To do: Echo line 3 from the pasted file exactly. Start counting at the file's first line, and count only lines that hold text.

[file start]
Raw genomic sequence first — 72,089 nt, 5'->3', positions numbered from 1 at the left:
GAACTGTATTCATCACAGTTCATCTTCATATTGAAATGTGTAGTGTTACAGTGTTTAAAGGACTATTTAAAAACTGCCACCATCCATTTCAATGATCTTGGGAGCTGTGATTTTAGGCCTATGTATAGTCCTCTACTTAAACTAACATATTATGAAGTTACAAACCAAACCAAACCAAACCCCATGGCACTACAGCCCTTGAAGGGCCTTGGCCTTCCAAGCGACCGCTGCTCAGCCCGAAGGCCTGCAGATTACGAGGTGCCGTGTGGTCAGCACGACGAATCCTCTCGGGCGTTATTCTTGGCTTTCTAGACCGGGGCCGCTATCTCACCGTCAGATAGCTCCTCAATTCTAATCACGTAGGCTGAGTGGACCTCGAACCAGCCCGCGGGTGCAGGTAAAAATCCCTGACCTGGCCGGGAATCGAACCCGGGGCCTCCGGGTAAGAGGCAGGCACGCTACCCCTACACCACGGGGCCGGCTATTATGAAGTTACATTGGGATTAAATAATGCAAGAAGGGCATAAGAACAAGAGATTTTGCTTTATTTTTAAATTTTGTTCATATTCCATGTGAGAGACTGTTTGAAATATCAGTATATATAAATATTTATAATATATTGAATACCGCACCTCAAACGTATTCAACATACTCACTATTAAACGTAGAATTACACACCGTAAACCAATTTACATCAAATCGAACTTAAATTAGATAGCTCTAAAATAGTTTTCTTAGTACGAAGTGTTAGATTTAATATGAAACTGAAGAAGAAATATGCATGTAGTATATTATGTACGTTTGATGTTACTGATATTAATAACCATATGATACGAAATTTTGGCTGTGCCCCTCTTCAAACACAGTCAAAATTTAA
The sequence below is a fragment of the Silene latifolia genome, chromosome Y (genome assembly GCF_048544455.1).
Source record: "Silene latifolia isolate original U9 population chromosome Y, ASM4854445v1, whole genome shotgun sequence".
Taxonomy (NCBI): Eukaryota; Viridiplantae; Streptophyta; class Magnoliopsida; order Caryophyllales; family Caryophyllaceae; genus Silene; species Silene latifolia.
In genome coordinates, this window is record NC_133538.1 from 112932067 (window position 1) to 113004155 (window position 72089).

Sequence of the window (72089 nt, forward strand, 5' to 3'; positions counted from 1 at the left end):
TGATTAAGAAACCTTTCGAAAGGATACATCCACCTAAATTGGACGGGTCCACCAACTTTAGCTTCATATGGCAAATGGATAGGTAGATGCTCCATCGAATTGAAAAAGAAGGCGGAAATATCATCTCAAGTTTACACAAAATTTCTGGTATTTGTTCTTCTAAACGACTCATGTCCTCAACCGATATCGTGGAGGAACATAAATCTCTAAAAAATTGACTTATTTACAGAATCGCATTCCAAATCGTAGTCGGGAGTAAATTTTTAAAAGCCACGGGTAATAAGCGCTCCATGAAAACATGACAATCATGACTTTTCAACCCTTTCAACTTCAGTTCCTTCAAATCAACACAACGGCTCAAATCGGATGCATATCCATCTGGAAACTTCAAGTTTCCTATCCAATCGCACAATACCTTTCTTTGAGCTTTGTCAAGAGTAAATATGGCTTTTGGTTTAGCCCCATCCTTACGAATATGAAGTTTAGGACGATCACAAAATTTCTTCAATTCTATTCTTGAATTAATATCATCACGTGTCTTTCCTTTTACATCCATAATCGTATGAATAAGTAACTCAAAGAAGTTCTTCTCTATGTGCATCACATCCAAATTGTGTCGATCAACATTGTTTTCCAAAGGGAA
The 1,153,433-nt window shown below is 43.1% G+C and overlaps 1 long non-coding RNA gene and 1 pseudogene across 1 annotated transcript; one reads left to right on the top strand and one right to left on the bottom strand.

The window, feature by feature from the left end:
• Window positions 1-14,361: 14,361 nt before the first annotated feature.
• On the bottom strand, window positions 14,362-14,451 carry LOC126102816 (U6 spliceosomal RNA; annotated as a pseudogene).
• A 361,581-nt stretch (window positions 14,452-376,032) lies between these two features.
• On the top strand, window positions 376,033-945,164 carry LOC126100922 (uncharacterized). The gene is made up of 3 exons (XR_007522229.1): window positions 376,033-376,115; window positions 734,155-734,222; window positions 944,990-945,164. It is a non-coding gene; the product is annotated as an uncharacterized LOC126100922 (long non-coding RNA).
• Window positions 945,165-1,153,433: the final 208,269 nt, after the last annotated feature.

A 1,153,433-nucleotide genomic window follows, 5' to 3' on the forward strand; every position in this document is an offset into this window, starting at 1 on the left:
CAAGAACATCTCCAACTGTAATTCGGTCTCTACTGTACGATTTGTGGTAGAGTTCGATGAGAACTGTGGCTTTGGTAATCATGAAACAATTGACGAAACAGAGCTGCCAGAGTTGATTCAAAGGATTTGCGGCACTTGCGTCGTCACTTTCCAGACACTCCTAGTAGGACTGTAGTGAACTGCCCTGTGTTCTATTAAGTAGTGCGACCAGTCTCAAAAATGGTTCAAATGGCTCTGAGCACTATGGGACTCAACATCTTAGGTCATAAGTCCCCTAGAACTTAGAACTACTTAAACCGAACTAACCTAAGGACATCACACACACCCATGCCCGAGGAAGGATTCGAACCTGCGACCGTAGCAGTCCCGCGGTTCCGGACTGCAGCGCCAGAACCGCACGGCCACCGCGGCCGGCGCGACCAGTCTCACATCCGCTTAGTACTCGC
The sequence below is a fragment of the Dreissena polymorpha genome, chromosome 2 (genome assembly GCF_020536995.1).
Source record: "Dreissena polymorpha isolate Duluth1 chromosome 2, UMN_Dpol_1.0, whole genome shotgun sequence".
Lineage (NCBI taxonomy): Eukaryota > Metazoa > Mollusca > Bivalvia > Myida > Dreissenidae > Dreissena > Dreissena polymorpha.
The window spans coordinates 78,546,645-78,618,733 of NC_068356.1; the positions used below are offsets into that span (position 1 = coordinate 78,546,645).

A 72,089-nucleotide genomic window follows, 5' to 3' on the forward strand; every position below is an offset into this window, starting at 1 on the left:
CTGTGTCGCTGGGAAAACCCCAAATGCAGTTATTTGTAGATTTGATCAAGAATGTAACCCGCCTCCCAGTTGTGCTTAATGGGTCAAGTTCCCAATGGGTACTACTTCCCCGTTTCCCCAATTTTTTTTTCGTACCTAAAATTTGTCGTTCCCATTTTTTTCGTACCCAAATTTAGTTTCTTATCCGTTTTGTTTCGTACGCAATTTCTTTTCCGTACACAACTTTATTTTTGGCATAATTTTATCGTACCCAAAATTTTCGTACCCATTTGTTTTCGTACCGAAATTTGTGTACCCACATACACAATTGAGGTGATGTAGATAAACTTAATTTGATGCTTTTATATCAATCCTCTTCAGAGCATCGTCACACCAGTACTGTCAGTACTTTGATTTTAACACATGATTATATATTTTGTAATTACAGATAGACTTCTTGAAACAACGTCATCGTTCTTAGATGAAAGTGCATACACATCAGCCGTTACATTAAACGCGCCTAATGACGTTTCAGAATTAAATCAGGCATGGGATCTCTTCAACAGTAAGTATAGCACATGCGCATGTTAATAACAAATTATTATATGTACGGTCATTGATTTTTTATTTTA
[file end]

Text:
The sequence below is a fragment of the Silene latifolia genome, chromosome Y (genome assembly GCF_048544455.1).